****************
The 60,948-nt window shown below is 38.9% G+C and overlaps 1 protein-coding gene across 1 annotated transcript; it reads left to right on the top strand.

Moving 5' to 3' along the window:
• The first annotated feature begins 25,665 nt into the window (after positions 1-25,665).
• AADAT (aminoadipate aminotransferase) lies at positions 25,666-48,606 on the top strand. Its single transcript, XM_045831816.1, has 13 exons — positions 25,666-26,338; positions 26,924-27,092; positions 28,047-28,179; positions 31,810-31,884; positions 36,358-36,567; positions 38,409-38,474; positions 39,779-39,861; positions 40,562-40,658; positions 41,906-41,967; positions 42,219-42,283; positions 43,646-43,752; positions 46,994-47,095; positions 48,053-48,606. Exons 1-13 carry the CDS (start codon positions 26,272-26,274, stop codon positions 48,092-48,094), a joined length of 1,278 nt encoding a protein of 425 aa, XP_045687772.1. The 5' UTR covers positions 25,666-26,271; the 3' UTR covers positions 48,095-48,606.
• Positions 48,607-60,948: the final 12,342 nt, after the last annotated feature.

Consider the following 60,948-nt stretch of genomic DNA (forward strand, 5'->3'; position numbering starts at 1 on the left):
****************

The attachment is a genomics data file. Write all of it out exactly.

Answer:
The 60,948-nt window shown below is 38.9% G+C and overlaps 1 protein-coding gene across 1 annotated transcript; it reads left to right on the top strand.

Moving 5' to 3' along the window:
• The first annotated feature begins 25,665 nt into the window (after positions 1-25,665).
• AADAT (aminoadipate aminotransferase) lies at positions 25,666-48,606 on the top strand. Its single transcript, XM_045831816.1, has 13 exons — positions 25,666-26,338; positions 26,924-27,092; positions 28,047-28,179; positions 31,810-31,884; positions 36,358-36,567; positions 38,409-38,474; positions 39,779-39,861; positions 40,562-40,658; positions 41,906-41,967; positions 42,219-42,283; positions 43,646-43,752; positions 46,994-47,095; positions 48,053-48,606. Exons 1-13 carry the CDS (start codon positions 26,272-26,274, stop codon positions 48,092-48,094), a joined length of 1,278 nt encoding a protein of 425 aa, XP_045687772.1. The 5' UTR covers positions 25,666-26,271; the 3' UTR covers positions 48,095-48,606.
• Positions 48,607-60,948: the final 12,342 nt, after the last annotated feature.

Consider the following 60,948-nt stretch of genomic DNA (forward strand, 5'->3'; position numbering starts at 1 on the left):